Library Subscription: Guest
Begell Digital Portal Begell Digital Library eBooks Journals References & Proceedings Research Collections
Critical Reviews™ in Oncogenesis
SJR: 0.631 SNIP: 0.503 CiteScore™: 2

ISSN Print: 0893-9675
ISSN Online: 2162-6448

Critical Reviews™ in Oncogenesis

DOI: 10.1615/CritRevOncog.2013007921
pages 409-434

Iron Chelation: Inhibition of Key Signaling Pathways in the Induction of the Epithelial Mesenchymal Transition in Pancreatic Cancer and Other Tumors

Alexander Richardson
Iron Metabolism and Chelation Program, Department of Pathology and Bosch Institute, University of Sydney, Sydney, New South Wales, 2006, Australia
Zaklina Kovacevic
Iron Metabolism and Chelation Program, Department of Pathology and Bosch Institute, University of Sydney, Sydney, New South Wales, 2006, Australia
Des R. Richardson
Iron Metabolism and Chelation Program, Department of Pathology and Bosch Institute, University of Sydney, Sydney, New South Wales, 2006, Australia

ABSTRACT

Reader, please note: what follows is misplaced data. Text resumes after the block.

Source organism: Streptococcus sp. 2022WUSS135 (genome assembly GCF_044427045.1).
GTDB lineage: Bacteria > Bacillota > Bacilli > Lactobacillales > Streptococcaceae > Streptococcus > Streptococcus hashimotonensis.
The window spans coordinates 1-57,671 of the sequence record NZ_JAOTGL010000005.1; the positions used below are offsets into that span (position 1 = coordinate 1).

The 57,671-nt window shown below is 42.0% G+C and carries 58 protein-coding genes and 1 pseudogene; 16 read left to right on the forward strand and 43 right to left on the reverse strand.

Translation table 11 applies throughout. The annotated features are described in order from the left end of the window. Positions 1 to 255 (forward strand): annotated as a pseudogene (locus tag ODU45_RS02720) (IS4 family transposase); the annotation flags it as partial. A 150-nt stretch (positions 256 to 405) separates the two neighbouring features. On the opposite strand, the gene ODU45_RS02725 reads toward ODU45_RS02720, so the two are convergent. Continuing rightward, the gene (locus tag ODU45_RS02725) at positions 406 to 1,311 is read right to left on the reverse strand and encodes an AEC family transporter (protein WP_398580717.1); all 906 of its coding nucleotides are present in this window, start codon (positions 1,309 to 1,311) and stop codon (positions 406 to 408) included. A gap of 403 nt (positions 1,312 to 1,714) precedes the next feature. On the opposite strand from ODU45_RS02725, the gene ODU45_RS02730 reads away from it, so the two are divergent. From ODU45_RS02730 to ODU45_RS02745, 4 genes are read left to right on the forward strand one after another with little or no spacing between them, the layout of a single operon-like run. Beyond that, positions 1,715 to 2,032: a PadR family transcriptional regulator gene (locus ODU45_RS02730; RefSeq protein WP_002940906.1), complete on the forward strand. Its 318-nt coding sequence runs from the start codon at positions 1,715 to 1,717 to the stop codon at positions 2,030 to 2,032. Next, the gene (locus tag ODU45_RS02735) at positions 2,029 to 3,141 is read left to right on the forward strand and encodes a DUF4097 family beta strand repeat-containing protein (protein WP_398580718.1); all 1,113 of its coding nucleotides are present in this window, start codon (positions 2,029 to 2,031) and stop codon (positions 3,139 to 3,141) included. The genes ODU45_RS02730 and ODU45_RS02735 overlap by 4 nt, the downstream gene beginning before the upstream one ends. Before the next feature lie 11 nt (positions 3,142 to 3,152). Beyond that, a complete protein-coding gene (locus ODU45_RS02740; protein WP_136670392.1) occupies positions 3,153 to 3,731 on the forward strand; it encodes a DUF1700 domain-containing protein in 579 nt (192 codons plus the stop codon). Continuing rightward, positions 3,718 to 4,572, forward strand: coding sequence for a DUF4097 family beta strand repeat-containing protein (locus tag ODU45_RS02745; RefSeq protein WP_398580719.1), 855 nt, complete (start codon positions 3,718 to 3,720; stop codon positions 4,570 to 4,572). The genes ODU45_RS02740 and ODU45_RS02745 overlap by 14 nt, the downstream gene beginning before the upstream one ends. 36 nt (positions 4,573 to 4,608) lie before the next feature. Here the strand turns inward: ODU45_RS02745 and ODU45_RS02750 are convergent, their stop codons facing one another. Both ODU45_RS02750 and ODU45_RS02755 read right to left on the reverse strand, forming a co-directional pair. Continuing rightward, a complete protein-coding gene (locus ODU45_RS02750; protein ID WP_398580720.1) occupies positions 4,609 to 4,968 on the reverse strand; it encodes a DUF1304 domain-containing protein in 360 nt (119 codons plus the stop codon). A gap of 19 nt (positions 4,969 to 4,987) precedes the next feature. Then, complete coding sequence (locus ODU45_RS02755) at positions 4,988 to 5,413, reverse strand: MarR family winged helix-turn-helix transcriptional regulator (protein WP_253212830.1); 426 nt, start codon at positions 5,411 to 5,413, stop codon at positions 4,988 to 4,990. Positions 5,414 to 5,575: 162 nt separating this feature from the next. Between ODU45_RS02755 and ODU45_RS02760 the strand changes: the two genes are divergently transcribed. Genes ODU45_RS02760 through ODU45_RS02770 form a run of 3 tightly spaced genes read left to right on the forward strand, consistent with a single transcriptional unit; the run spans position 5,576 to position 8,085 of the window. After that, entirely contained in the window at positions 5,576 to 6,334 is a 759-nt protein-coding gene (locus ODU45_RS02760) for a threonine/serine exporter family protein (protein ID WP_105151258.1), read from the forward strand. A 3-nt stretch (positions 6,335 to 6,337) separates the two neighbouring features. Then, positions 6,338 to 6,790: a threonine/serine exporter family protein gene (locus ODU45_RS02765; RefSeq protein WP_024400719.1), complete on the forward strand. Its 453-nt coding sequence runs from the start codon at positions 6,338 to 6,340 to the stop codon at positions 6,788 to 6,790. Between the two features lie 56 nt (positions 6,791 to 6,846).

Pancreatic cancer is the fourth leading cause of cancer-related deaths worldwide in both men and women. It presents late with non-specific symptoms, which makes it difficult to diagnose until the cancer has progressed and metastasized. Metastasis is facilitated by the epithelial-to-mes-enchymal transition (EMT), which is promoted via the oncogenic transforming growth factor beta (TGFβ), Wnt, and nuclear factor kappa B (NFκB) signaling pathways. However, recent studies have demonstrated that the EMT can be inhibited by novel anti-cancer agents known as thiosemicarbazone iron chelators. These novel agents also up-regulate the metastasis suppressor, N-myc downstream regulated gene 1 (NDRG1), which can restore normal signaling to the cell and suppresses metastasis via inhibition of the EMT. Through the ability of iron chelators to up-regulate NDRG1 expression and affect multiple molecular targets, these agents have the potential to maintain the epithelial phenotype of cancer cells and may lead to improved survival rates for patients with late-stage disease.